The pediatrician was persistent. This was a life-saving vaccine, afterall. Why wouldn’t Theresa Tomoser want to vaccinate her 14-year-old daughter?
In December 2009, the Tampa-area mother felt like she couldn’t put it off any longer and took her daughter, Danielle, to get the shot.
The shot was the first in a series of what should have been three doses of the quadrivalent human papillomavirus vaccine, better known as Gardisil.
Merck Pharmaceuticals was first approved by the Food and Drug Administration in 2006 to use Gardisil in females ages 9 to 26.
Merck’s research had shown the vaccine to prevent HPV types 16 and 18, which are the cause of about 70 percent of all cervical cancers, as well as types 6 and 11, which are responsible for genital warts.
According to the Centers for Disease Control, HPV is the most common sexually transmitted disease in the United States, with an estimated 6.2 million people being infected each year.
Of those infections, about 500,000 worldwide will develop into cervical cancer, and even fewer have the potential of developing into vaginal, vulvar, anal or penile cancer.
The latter cancers prompted Merck to gain approval for Gardisil for use in boys in 2009.
When Danielle Tomoser went to get her second dose of the vaccine, her older brother Chad ended up getting his first dose.
Less than three weeks after Danielle’s second shot and Chad’s first, she experienced a seizure.
“Her brother and father found her on the floor with urine on the floor. Her face was beat up,” described Theresa Tomoser.
The seizure had been so violent, and the bruising so unexpected, that the Department of Children of Families opened an investigation into the Tomoser family.
The state eventually dropped the case after a neurological exam confirmed that Danielle had experienced a grand mal seizure, also known as a tonic-clonic seizure.
Tomoser said the doctors offered little to no explanation behind what happened to the otherwise healthy teenager. Tomoser said there was no history of seizures in their family.
Two months later, she answered a call from Chad’s school explaining that he had also experienced a grand mal seizure.
“When Chad had his first seizure just 83 days after the shot and Danielle’s seizure was 85 days after the shot, that’s when I knew it had to be the Gardisil,” said Tomoser.
Danielle only experienced one seizure but suffered from what doctors called sleep paralysis on several occasions. Her mother said she would wake up from time to time with bruised and bitten lips.
Chad ended up having multiple seizures over the next year until a neurologist was finally able to control the condition with medication. But some of those medications made the teen depressed to the point that he said he contemplated taking his own life.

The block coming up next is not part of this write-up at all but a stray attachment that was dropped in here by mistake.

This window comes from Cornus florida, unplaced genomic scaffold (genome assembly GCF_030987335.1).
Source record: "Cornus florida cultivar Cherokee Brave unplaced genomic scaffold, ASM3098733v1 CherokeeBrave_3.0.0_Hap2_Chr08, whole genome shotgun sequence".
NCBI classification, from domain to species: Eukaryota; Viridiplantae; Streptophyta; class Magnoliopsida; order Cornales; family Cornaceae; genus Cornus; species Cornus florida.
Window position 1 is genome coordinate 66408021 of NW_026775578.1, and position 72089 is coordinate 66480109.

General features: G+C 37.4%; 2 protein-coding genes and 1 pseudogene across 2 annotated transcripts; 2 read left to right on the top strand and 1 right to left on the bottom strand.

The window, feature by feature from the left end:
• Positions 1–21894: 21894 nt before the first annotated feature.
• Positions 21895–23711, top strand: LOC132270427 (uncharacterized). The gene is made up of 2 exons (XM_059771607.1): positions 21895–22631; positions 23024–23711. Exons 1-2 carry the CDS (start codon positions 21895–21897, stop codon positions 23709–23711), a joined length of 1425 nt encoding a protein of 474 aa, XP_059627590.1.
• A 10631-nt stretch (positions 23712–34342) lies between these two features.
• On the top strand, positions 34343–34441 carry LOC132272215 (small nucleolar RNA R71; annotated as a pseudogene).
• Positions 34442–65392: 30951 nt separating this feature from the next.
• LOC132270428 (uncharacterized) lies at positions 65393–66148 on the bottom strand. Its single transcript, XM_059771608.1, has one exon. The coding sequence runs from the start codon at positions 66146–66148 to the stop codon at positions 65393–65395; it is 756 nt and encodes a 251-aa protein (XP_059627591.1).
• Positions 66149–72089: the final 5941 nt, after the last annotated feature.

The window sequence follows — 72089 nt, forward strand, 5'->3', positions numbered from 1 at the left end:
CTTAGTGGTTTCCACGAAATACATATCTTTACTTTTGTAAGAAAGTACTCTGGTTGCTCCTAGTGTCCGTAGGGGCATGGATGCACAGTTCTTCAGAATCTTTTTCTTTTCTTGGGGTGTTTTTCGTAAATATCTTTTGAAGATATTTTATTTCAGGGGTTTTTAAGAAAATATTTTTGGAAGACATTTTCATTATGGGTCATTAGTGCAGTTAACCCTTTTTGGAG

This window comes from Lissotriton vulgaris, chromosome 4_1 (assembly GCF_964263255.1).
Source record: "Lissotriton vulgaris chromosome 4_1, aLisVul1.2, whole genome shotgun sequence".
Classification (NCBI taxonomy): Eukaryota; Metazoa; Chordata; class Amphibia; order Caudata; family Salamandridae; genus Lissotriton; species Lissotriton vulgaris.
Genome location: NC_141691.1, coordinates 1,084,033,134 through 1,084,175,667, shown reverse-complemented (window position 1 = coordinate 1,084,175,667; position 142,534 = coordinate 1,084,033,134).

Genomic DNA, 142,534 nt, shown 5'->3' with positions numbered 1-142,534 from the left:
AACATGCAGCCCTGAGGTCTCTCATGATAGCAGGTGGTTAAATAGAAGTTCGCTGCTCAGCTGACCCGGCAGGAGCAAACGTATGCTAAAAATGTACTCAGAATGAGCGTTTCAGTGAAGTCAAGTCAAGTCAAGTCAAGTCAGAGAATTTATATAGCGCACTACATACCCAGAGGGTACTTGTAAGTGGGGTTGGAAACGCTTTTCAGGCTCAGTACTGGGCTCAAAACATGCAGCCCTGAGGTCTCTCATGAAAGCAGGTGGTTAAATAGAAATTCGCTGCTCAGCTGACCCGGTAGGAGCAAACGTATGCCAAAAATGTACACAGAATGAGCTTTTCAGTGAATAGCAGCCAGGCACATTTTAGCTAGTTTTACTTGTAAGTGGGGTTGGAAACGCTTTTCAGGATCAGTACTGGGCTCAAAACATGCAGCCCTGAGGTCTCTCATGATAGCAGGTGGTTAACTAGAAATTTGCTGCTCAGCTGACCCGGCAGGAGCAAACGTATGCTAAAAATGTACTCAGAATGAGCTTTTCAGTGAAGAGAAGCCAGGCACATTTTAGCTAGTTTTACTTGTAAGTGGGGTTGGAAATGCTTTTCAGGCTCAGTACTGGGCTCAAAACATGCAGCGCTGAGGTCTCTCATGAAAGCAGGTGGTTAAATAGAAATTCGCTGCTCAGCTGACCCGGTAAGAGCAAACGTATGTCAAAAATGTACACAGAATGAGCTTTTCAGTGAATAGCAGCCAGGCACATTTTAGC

“Before this happened I was playing football, baseball, hanging out at school with friends all of the time, and all of a sudden it was like my life was almost over. I couldn't do anything,” said the now 21-year-old college senior, who is still not permitted to drive due his medication.
Despite the coincidental timeframe, the Tomosers said no one in the medical community would directly link the seizures to the Gardisil shot.
In fact, the FDA’s safety information for the vaccine lists syncope, which is a form of fainting or paralysis, with clonic-tonic jerking and a seizure-like activity as a possible side effect. It falls short of specifically naming seizures.
In the FDA’s vaccine adverse event reporting system, seizure cluster, seizure anoxic, clonic-tonic convulsions and seizure like phenomenon have been reported 75 times since Gardisil become available through March 2014.
In total, the FDA has catalogued 31,015 adverse events in VAERS, with 127 indicating death and another 556 categorized as life-threatening.
As of March 2013, the Department of Health and Human Services paid 49 claims totaling $5,877,710.87 for HPV vaccines as part of the government’s vaccine injury compensation program.
In Japan, the reports of adverse events were enough for the Ministry of Health to remove its proactive recommendation for the vaccine last June while the adverse events are investigated further.
But according to the FDA, the events listed in the database are not necessarily directly linked with any vaccine.
"People have put a timeline to them and said that they are biologically plausible, but we can't say for sure if they did or didn't happen directly because of the vaccine," said Dr. Diane Harper, the department chair of family and geriatric medicine at the University of Louisville.